Pilates uses a controlled and continuous way of breathing that takes time to perfect (Pilates breathing), but results in a stronger and more energy-efficient body. As babies and young children, we breathe correctly, but as adults we tend to develop poor breathing patterns.

Correct breathing ensures a good flow of oxygen to the working muscles, which then cleanses the bloodstream and energizes the whole body. Breathing also improves concentration and aids smooth and fluid movement. There are many types of Pilates breathing techniques, and different types can make movements easier, harder, or more controlled. A correct breathing technique can be mastered, but it takes time and patience.

How to breathe in Pilates?

In Pilates, we follow a breath called thoracic or lateral breathing. This means breathing wide and full into your back and sides, opening the ribcage as you breathe. Think of your lungs as bellows, expanding and widening as you breathe in and closing down as you breathe out. This way of breathing works the intercostal muscles, the muscles between the ribs. When these muscles are working, the upper body is more mobile and fluid in its movements. Pilates exercises are designed in combination with breathing techniques to work the correct muscles to create the required movement. The core muscles always support this process.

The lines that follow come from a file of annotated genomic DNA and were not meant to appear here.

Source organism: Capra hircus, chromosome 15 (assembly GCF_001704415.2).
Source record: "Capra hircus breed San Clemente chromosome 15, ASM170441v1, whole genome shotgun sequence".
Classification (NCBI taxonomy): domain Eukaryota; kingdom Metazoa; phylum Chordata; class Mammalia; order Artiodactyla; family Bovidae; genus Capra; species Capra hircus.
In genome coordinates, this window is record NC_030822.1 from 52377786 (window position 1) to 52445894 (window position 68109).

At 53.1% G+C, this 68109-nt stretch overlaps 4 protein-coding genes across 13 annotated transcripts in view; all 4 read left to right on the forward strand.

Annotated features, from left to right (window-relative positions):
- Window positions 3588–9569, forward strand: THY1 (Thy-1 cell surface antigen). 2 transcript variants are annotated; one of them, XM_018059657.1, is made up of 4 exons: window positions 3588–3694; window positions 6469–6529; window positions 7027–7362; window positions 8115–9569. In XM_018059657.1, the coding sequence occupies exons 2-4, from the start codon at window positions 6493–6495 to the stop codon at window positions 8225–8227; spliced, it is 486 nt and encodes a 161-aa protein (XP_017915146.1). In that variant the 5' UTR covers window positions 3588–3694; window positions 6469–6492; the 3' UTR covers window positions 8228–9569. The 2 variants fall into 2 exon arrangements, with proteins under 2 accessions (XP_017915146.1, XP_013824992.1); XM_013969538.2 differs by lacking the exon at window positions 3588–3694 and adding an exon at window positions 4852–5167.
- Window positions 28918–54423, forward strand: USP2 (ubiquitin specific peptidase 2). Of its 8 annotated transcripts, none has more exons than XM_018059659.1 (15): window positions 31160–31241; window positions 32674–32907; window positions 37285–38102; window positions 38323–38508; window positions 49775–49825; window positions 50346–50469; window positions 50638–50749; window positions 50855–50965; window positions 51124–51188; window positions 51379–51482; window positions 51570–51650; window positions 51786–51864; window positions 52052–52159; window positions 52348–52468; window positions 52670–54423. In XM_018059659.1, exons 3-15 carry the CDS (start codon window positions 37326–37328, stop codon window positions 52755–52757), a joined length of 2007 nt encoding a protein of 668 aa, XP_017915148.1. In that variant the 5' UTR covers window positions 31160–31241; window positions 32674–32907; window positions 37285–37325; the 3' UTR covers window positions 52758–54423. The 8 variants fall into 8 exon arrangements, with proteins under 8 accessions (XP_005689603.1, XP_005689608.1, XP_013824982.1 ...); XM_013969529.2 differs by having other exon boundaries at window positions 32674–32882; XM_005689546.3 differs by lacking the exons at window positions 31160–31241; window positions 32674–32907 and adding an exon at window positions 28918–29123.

Normal Breathing

When you inhale normally, the lungs expand, the diaphragm drops and the stomach moves out.

Normal Pilates Breathing

Normal Pilates Breathing

As you exhale, your diaphragm lifts and the stomach moves in. This is called “abdominal” breathing in Pilates workouts and is quite natural.

The wrong way

Whatever you do, don’t hold your breath. Most people hold their breath if they pick up something heavy, much as weightlifters would when picking up a barbell. This type of breathing is called the Valsalvic method and results in a stressful increase in blood pressure. It wastes energy in parts of the body where it isn’t required. In Pilates you want to keep your breathing continuous.

Muscles that make up the core

The following groups of muscles make up your core or center:

• TA (transverse abdominal) muscles are the corset-like muscles that wrap around the center of your body.

• Multifidus muscles run down the length of the spine. They link two or three vertebrae and can create or block movement.

• The pelvic floor is the sling muscle that runs from the front of the pelvis to the lower part of the spine.

• The diaphragm is the muscle that lies under the ribcage and helps you to inhale and exhale.

Thoracic breathing exercise for Pilates

Sit comfortably or stand tall. Place your hands on the front of your ribcage with your fingertips just touching. As you breathe in, fill the lungs, open the ribcage, and let the fingers slide apart. As you breathe out, let them slide back to touch again. This can take considerable practice. To advance the exercise, move your hands farther around so that your hands are touching your armpits, and breathe to push your ribcage into your hands. If you can reach, extend your palms around to your back.

Another option is to place both hands on the front of the ribcage and breathe first into the right hand, then into the left hand, then into both hands equally. This will increase your body awareness and your breathing control.